Patentlyo Bits and Bytes by Anthony McCain

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About Anthony McCain

Anthony McCain is a law student at Mizzou where he is focusing on intellectual property; He has a background in mechanical engineering. anthony.mccain@patentlyo.com

23 thoughts on “Patentlyo Bits and Bytes by Anthony McCain

  1. All, as we know the framers provided for patents in the U.S. Constitution in order to incentivize invention in the United States (as opposed to in England or anyplace else in the world). However, since GATT-TRIPS, and in particular going from first-to-invent to first-to-file, we seem to forget this simple fact. We took out of the system any advantage for U. S. invention. Without such an advantage, managers of large corporations can locate R&D anywhere in the world with impunity.

    I think the incoming Trump administration might be open to restoring a portion of the first to invent system by providing a robust grace period for U. S. inventors. I was working on the language of this this morning, and I would like to put forth for comment here. It was should be taken as an addition to the current grace period that is somewhat limited to disclosures and on sale bar’s of the applicant.

    There are two major problems that leap out: First, in the interest of transparency, how much should we ask applicants to disclose in their applications about the dates of prior invention considering that we are not going to allow interferences. Second, when we remove patents and patent applications having an earlier filing date as prior art, what happens if they too disclose and claim the same invention? I think the best thing is to simply declare that the first-to-file a claim to that subject matter has a right to the claimed subject matter which then becomes prior art against the second-to-file. (Priority is different from prior art.).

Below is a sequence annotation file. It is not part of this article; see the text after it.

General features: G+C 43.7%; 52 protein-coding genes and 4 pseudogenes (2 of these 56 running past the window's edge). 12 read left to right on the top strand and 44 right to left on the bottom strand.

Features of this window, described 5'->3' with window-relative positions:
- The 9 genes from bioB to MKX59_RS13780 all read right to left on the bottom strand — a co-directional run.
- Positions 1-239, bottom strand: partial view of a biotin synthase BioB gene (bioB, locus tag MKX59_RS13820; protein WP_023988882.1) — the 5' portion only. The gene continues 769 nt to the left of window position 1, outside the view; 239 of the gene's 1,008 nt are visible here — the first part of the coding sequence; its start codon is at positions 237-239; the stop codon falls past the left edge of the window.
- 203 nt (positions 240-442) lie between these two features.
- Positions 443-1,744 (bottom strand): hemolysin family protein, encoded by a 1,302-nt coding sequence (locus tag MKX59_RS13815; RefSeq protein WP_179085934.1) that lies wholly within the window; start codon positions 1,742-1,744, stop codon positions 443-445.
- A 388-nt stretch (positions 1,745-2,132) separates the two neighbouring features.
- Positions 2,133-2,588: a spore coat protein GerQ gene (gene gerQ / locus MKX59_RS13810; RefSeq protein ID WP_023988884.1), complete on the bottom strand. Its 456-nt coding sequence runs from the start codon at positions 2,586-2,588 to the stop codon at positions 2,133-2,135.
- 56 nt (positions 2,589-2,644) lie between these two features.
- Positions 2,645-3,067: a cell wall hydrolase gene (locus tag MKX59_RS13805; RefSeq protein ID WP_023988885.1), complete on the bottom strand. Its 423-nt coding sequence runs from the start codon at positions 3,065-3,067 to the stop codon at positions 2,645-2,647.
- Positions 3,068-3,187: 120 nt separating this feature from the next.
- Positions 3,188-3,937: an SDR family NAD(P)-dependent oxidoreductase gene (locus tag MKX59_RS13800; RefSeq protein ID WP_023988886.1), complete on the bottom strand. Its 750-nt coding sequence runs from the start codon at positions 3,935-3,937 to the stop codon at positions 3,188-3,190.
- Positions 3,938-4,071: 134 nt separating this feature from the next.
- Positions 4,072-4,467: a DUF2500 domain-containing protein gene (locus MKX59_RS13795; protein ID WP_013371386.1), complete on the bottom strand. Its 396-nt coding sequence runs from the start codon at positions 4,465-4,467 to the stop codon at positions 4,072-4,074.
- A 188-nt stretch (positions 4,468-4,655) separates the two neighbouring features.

One-Year Grace Period for Prior Invention in the United States

    (a) Prior art having a date less than 1 year prior to the effective filing date of claimed subject matter shall not be effective prior art against such claimed subject matter that is

    1) conceived or reduced to practice in the United States prior to the date of said prior art; and which is

    2) not reduced to practice more than 2 years prior to the effective filing date of the claimed subject matter.

    (b) In the event that 2 different United States patents disclose and claim the same subject matter, the subject matter of the first to claim the subject matter shall be prior art with respect to the second to claim that subject matter.

    The exclusion of subject matter reduced to practice more than two years prior to the effective filing date reflects current law that subject matter that is not filed within two years of reduction to practice is deemed abandoned. Note that location of the reduction to practice is irrelevant to the issue of abandonment.

    I think we might require that applicants at least claim that the subject matter of the claims was invented in the United States so that the examiner would know that there is a potential exclusion of prior art less than one-year-old.

    Finally note, in order to prove entitlement to “prior invention,” all one have to do would be to show either prior reduction to practice or conception, and not conception plus due diligence etc.

    1. Finally note, in order to prove entitlement to “prior invention,” all one have to do would be to show either prior reduction to practice or conception, and not conception plus due diligence etc.” (emphasis added)

      What is the basis for this change to the well known understanding that invention requires more than merely conception?

      It seems that you are revisiting (in cloaked terms) the lesson that you have refused to learn from me vis a vis “inchoate rights

        1. Paul, except, there are no priority contests. There is no beating reduction to practice with conception. The first to file still gets the patent.

        1. It is not a “quasi-reduction,” Ned.

          It is a constructive reduction.

          And you need to do that, else, conception alone remains NOT invention.

            1. No Ned – you do not get to redefine the term and call it “quasi” and then turn around and omit the term that you are attempting to redefine and have your “definition” of invent to be only conception.

    2. [A]s we know the framers provided for patents in the U.S. Constitution in order to incentivize invention in the United States (as opposed to in England or anyplace else in the world).

      Hm, a couple of responses here:

      (1) Do we know this? How do we know this? Federalist #43 just says that patents are a good thing. I do not see anything in there about invention in the U.S. being preferable to inventions from abroad. What should I read to convince myself that the framers had a preference for domestic invention over foreign invention?